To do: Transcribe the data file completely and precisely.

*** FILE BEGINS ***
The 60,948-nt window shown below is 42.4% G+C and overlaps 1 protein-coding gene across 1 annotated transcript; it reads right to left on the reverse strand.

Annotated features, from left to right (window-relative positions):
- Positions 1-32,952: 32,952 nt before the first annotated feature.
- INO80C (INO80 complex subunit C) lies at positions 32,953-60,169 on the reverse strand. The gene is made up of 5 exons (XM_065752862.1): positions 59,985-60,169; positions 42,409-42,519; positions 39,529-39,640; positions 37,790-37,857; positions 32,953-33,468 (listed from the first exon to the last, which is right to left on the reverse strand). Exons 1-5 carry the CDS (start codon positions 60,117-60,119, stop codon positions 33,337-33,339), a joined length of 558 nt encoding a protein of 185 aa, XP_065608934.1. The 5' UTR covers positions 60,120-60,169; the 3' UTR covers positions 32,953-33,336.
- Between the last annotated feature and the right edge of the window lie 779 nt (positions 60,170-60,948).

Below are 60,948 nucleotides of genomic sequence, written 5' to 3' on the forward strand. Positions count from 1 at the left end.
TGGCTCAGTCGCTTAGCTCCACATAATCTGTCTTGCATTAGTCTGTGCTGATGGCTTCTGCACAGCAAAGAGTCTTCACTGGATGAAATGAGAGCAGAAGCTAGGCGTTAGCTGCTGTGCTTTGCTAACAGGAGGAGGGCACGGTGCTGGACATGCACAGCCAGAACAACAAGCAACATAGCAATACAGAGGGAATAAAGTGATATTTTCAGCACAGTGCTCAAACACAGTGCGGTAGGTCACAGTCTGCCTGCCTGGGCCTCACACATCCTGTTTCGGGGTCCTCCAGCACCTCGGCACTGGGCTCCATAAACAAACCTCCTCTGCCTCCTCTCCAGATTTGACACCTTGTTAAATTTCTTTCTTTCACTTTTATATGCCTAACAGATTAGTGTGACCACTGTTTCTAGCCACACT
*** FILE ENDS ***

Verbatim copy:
The 60,948-nt window shown below is 42.4% G+C and overlaps 1 protein-coding gene across 1 annotated transcript; it reads right to left on the reverse strand.

Annotated features, from left to right (window-relative positions):
- Positions 1-32,952: 32,952 nt before the first annotated feature.
- INO80C (INO80 complex subunit C) lies at positions 32,953-60,169 on the reverse strand. The gene is made up of 5 exons (XM_065752862.1): positions 59,985-60,169; positions 42,409-42,519; positions 39,529-39,640; positions 37,790-37,857; positions 32,953-33,468 (listed from the first exon to the last, which is right to left on the reverse strand). Exons 1-5 carry the CDS (start codon positions 60,117-60,119, stop codon positions 33,337-33,339), a joined length of 558 nt encoding a protein of 185 aa, XP_065608934.1. The 5' UTR covers positions 60,120-60,169; the 3' UTR covers positions 32,953-33,336.
- Between the last annotated feature and the right edge of the window lie 779 nt (positions 60,170-60,948).

Below are 60,948 nucleotides of genomic sequence, written 5' to 3' on the forward strand. Positions count from 1 at the left end.
TGGCTCAGTCGCTTAGCTCCACATAATCTGTCTTGCATTAGTCTGTGCTGATGGCTTCTGCACAGCAAAGAGTCTTCACTGGATGAAATGAGAGCAGAAGCTAGGCGTTAGCTGCTGTGCTTTGCTAACAGGAGGAGGGCACGGTGCTGGACATGCACAGCCAGAACAACAAGCAACATAGCAATACAGAGGGAATAAAGTGATATTTTCAGCACAGTGCTCAAACACAGTGCGGTAGGTCACAGTCTGCCTGCCTGGGCCTCACACATCCTGTTTCGGGGTCCTCCAGCACCTCGGCACTGGGCTCCATAAACAAACCTCCTCTGCCTCCTCTCCAGATTTGACACCTTGTTAAATTTCTTTCTTTCACTTTTATATGCCTAACAGATTAGTGTGACCACTGTTTCTAGCCACACT